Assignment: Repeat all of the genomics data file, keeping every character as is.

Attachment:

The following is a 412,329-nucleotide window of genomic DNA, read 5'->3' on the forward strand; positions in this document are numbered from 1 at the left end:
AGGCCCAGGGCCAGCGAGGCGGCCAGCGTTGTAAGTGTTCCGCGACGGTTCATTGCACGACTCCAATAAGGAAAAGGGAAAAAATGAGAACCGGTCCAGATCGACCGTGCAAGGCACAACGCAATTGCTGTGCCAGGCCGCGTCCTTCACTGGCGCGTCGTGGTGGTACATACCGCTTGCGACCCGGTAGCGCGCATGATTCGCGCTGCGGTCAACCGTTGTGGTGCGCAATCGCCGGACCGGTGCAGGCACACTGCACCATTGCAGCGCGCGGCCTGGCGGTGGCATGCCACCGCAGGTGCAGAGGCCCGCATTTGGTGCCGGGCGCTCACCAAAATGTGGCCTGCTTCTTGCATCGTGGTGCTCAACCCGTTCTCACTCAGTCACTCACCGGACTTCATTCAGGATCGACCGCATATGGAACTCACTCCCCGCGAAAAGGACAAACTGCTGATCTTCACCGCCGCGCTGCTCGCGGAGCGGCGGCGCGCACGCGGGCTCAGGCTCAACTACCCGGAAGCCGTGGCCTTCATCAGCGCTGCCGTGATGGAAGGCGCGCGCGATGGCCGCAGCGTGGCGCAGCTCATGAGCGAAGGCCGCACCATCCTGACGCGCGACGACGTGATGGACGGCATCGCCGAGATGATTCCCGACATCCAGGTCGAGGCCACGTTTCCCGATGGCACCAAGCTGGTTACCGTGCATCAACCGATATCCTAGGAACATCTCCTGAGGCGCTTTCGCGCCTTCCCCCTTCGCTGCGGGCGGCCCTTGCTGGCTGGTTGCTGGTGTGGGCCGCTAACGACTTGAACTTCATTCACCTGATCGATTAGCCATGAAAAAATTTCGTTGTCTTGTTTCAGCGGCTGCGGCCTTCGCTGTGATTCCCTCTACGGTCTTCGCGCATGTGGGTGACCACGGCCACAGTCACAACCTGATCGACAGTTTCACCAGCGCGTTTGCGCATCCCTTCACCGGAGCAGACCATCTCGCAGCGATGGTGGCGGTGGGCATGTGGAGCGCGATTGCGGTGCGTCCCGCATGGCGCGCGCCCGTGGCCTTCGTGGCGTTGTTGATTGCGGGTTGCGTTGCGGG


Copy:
The following is a 412,329-nucleotide window of genomic DNA, read 5'->3' on the forward strand; positions in this document are numbered from 1 at the left end:
AGGCCCAGGGCCAGCGAGGCGGCCAGCGTTGTAAGTGTTCCGCGACGGTTCATTGCACGACTCCAATAAGGAAAAGGGAAAAAATGAGAACCGGTCCAGATCGACCGTGCAAGGCACAACGCAATTGCTGTGCCAGGCCGCGTCCTTCACTGGCGCGTCGTGGTGGTACATACCGCTTGCGACCCGGTAGCGCGCATGATTCGCGCTGCGGTCAACCGTTGTGGTGCGCAATCGCCGGACCGGTGCAGGCACACTGCACCATTGCAGCGCGCGGCCTGGCGGTGGCATGCCACCGCAGGTGCAGAGGCCCGCATTTGGTGCCGGGCGCTCACCAAAATGTGGCCTGCTTCTTGCATCGTGGTGCTCAACCCGTTCTCACTCAGTCACTCACCGGACTTCATTCAGGATCGACCGCATATGGAACTCACTCCCCGCGAAAAGGACAAACTGCTGATCTTCACCGCCGCGCTGCTCGCGGAGCGGCGGCGCGCACGCGGGCTCAGGCTCAACTACCCGGAAGCCGTGGCCTTCATCAGCGCTGCCGTGATGGAAGGCGCGCGCGATGGCCGCAGCGTGGCGCAGCTCATGAGCGAAGGCCGCACCATCCTGACGCGCGACGACGTGATGGACGGCATCGCCGAGATGATTCCCGACATCCAGGTCGAGGCCACGTTTCCCGATGGCACCAAGCTGGTTACCGTGCATCAACCGATATCCTAGGAACATCTCCTGAGGCGCTTTCGCGCCTTCCCCCTTCGCTGCGGGCGGCCCTTGCTGGCTGGTTGCTGGTGTGGGCCGCTAACGACTTGAACTTCATTCACCTGATCGATTAGCCATGAAAAAATTTCGTTGTCTTGTTTCAGCGGCTGCGGCCTTCGCTGTGATTCCCTCTACGGTCTTCGCGCATGTGGGTGACCACGGCCACAGTCACAACCTGATCGACAGTTTCACCAGCGCGTTTGCGCATCCCTTCACCGGAGCAGACCATCTCGCAGCGATGGTGGCGGTGGGCATGTGGAGCGCGATTGCGGTGCGTCCCGCATGGCGCGCGCCCGTGGCCTTCGTGGCGTTGTTGATTGCGGGTTGCGTTGCGGG